President Sarkozy

43-Nation Mediterranean Union Created

PARIS — French President Nicolas Sarkozy urged the disparate and conflicted countries around the Mediterranean Sea on Sunday to make peace as European rivals did in the 20th century as he launched an unprecedented Union for the Mediterranean.

"The European and the Mediterranean dreams are inseparable," he told leaders from more than 40 nations in Europe, the Middle East and North Africa. "We will succeed together; we will fail together."

The union Sarkozy championed as a pillar of his presidency brought together around one table for the first time dignitaries such rival nations as Israel and Syria, Algeria and Morocco, Turkey and Greece.

Coping with age-old enmities involving their peoples and others along the Mediterranean shores will be a central challenge to the new union encompassing some 800 million people.

"We will build peace in the Mediterranean together, like yesterday we built peace in Europe," Sarkozy said. He insisted the new body would not be "North against south, not Europe against the rest ... but united."

French President Sarkozy and the New World Order

In His January 18th, 2008 speech, Mr. Sarkozy made numerous reference to the New World Order.

"The whole question is to know whether we will be capable of building a new order for the 21st century; an order better suited to our globalised world and to the challenges we must face; an order in which all States, be they large or small, will feel that their interests are fully and fairly taken into account."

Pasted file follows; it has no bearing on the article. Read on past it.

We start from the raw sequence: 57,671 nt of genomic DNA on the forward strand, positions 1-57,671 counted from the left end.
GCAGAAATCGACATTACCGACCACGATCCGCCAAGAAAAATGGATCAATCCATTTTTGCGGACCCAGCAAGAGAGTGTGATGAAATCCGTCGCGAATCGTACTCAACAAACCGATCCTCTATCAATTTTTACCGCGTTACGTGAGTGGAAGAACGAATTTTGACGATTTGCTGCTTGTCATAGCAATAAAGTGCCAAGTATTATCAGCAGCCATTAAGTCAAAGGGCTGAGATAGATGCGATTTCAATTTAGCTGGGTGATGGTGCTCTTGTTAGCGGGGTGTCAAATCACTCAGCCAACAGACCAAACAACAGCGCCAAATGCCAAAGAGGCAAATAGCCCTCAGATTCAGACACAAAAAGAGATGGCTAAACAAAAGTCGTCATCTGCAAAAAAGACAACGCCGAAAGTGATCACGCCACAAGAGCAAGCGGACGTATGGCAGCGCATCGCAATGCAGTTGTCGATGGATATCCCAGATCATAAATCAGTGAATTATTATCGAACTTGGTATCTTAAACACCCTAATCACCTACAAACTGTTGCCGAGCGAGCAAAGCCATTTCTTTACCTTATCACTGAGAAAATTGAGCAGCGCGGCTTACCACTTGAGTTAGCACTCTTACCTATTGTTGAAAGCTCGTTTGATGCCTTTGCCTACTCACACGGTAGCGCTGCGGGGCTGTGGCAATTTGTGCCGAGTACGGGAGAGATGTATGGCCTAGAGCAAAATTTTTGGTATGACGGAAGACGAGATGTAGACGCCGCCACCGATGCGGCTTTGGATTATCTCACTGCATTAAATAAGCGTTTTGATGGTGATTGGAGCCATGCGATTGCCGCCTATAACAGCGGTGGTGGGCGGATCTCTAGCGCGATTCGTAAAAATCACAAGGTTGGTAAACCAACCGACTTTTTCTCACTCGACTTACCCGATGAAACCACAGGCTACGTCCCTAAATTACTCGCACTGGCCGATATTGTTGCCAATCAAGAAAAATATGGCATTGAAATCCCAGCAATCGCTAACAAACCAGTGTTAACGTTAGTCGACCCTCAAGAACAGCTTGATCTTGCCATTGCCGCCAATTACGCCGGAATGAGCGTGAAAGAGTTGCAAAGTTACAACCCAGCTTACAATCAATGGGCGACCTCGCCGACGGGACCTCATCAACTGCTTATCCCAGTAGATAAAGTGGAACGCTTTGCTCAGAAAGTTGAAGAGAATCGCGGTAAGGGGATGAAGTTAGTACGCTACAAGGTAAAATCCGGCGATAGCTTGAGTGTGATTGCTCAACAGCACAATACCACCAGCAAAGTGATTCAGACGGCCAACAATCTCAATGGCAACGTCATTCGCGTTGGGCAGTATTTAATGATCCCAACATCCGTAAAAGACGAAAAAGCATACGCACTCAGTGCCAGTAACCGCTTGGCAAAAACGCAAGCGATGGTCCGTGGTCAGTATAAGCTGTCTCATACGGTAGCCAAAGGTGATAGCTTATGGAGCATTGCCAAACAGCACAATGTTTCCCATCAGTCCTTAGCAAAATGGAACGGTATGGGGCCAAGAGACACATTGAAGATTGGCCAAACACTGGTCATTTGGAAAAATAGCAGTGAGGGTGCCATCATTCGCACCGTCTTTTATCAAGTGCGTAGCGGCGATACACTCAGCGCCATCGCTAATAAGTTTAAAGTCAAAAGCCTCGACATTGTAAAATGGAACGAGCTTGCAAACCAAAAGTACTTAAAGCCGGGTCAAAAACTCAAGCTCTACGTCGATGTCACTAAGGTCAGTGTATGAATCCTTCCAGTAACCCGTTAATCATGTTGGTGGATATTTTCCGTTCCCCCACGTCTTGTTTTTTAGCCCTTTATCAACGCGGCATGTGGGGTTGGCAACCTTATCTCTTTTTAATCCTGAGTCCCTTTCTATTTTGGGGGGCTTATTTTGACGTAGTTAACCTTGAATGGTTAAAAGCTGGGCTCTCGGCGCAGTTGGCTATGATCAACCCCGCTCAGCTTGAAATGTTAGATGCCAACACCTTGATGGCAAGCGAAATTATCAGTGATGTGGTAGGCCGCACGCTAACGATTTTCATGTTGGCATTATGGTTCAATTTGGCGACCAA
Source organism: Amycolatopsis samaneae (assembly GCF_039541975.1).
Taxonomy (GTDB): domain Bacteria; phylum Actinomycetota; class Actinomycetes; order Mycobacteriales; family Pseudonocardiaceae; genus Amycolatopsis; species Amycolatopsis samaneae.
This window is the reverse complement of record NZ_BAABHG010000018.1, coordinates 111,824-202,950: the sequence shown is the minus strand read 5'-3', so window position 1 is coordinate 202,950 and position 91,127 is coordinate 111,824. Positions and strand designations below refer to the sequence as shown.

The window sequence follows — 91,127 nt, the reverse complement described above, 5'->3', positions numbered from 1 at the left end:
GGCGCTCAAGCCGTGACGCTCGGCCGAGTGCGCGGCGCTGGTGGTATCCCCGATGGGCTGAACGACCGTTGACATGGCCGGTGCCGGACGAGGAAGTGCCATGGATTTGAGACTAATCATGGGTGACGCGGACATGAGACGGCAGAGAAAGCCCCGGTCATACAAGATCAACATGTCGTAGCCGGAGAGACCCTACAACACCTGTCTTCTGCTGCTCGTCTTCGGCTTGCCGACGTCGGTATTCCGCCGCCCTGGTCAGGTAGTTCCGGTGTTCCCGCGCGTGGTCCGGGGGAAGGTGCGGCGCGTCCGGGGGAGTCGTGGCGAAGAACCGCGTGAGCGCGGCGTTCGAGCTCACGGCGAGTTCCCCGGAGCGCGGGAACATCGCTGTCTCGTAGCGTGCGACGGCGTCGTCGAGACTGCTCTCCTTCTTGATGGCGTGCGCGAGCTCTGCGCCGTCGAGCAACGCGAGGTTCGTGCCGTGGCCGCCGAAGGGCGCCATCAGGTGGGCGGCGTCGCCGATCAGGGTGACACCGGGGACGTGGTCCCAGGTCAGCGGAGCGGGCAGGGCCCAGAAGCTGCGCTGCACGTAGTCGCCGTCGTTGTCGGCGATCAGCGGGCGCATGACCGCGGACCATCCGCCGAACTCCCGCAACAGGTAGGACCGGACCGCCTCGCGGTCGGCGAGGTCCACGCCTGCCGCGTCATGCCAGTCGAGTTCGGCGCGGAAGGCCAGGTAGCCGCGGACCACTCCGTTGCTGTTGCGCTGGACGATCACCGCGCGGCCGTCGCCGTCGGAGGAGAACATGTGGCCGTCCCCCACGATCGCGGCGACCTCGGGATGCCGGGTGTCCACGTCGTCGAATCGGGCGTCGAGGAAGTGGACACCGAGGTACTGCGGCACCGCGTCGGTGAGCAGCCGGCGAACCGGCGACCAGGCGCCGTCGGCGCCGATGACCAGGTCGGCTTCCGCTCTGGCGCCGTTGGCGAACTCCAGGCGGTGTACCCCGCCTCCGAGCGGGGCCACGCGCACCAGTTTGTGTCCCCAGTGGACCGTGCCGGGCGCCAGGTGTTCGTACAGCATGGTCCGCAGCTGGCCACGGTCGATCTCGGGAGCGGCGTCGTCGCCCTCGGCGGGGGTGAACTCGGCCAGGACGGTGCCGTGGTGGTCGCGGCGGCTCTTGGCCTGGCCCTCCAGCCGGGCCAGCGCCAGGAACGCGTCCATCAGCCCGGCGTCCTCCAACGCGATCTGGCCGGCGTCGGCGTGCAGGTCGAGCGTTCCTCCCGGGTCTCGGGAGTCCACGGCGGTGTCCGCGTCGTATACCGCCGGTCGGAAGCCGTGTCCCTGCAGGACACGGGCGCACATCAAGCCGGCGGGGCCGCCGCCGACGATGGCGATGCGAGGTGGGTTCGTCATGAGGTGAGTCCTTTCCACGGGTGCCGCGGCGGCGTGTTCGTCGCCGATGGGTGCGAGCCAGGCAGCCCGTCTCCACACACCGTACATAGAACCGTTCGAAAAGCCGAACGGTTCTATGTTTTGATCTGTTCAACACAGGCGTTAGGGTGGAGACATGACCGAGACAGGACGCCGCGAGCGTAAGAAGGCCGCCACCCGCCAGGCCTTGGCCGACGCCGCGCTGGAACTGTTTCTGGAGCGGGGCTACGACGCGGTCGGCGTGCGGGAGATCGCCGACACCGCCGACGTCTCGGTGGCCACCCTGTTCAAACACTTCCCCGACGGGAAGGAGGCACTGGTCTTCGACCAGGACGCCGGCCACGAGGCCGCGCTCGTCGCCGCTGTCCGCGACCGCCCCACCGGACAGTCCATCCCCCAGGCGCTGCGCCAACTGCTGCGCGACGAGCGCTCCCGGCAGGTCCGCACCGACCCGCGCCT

"In a world that has lost its bearings, where confusion tends to reign precisely because we are in the midst of a transition to an order yet to be invented, I believe it indispensable to state clearly where we stand and the values we hold to be essential."
"The final new departure in our foreign policy concerns the construction of a world order adapted to the emergence of new powers and able to deal effectively with the challenges of the 21st century."

Minister has to deny linking Bush to 9/11 attack


From The Times

July 9, 2007

Minister has to deny linking Bush to 9/11 attack

Charles Bremner in Paris

A French Cabinet minister sought yesterday to play down remarks in which she appeared to say that President Bush may have been behind the terrorist attacks on the United States on September 11, 2001.

Christine Boutin, 63, Minister for Housing and Town Planning in President Sarkozy’s Government, said that her comments had been distorted in a video that was circulated on the internet.

During an interview with a small French television channel in November, Ms Boutin was asked if the Bush Administration might have been involved in the destruction of the World Trade Centre in New York, and the attack on the Pentagon. “I think it is possible,” she said.